Petraeus to testify on Benghazi attack
Ex-CIA chief David Petraeus has agreed to testify to Congress about the attack on the US consulate in Libya that left four Americans dead, but it was not clear when lawmakers would hear from the retired four-star general, who abruptly resigned last week amid a sex scandal.
Senate Intelligence Committee Chairman Dianne Feinstein said Mr Petraeus was willing to testify about the September 11th attack in Benghazi, but the timing had not yet been decided, a spokesman for the California Democrat said.
US lawmakers are demanding to know more about the timeline of the Federal Bureau of Investigation's probe into Petraeus' affair with his biographer, Paula Broadwell.
President Barack Obama today said no one has provided any evidence so far to indicate that classified information was disclosed as a result of the sex scandal that cost retired Mr Petraeus his job as head of the Central Intelligence Agency.
Mr Obama, speaking in his first formal press conference in eight months and his first since being re-elected last week, also said he is not supposed to meddle in the Federal Bureau of Investigation's probe of the Petraeus matter, and he will not prejudge the investigation's results.
"General Petraeus had an extraordinary career," Mr Obama said, but by Mr Petraeus' own assessment, the former top commander of US troops in Afghanistan no longer met the standards to keep running the CIA.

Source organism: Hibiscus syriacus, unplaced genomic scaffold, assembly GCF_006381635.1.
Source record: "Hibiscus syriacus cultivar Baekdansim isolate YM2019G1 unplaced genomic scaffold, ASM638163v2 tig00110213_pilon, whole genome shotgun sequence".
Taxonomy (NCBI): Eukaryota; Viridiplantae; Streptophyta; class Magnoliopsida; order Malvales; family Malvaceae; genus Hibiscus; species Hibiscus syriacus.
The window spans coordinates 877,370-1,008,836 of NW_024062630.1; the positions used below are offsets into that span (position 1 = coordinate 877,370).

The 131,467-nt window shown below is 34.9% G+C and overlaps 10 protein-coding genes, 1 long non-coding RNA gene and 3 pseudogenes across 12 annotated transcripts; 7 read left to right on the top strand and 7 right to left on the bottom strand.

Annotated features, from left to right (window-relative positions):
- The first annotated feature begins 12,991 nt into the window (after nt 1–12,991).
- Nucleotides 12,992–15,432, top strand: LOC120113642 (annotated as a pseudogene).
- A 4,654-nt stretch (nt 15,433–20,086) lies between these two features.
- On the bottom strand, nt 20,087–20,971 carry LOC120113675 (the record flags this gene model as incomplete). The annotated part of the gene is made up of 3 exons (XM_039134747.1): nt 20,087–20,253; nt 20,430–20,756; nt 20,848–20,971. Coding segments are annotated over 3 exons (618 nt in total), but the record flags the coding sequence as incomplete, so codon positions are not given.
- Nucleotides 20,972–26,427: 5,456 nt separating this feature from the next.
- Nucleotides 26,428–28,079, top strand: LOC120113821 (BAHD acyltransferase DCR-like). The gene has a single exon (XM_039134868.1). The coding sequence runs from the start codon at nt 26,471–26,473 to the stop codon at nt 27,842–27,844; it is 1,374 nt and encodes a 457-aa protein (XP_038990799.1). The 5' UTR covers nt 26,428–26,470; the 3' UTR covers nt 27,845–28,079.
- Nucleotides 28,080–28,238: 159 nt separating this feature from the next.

Representative Lamar Smith, the Texas Republican who heads the House Judiciary Committee, wrote the head of the FBI asking for both a timeline and whether Mr Petraeus is the focus of a criminal probe.
"Has the FBI concluded that General Petraeus is not the subject of any criminal or intelligence-related investigation?" Smith asked in the letter.
Earlier today, US Defense Secretary Leon Panetta, speaking in Perth, Australia, warned against jumping to conclusions over the actions of another military figure, Marine General John Allen, a day after placing him under investigation in connection with the Petraeus scandal.
Gen Allen, the top US commander in Afghanistan, who denies any wrongdoing, is being investigated for potentially inappropriate communications with a woman at the center of the Petraeus case, Jill Kelley, a Florida socialite.
Mr Panetta defended his decision to refer the case to the Pentagon's inspector general and for suspending Mr Allen's nomination to another top position in the US military, saying it was a prudent step "until we determine what the facts are."
"And we will," Mr Panetta told reporters at high-level talks in Perth, also attended by the top US military officer, General Martin Dempsey, and Secretary of State Hillary Clinton.
At the same time, he praised Gen Allen's work commanding the Afghan war effort, a position he retains despite the probe.
"No one should leap to any conclusions here. General Allen is doing an excellent job at ISAF, in leading those forces," Mr Panetta said, referring to the NATO-led force in Afghanistan.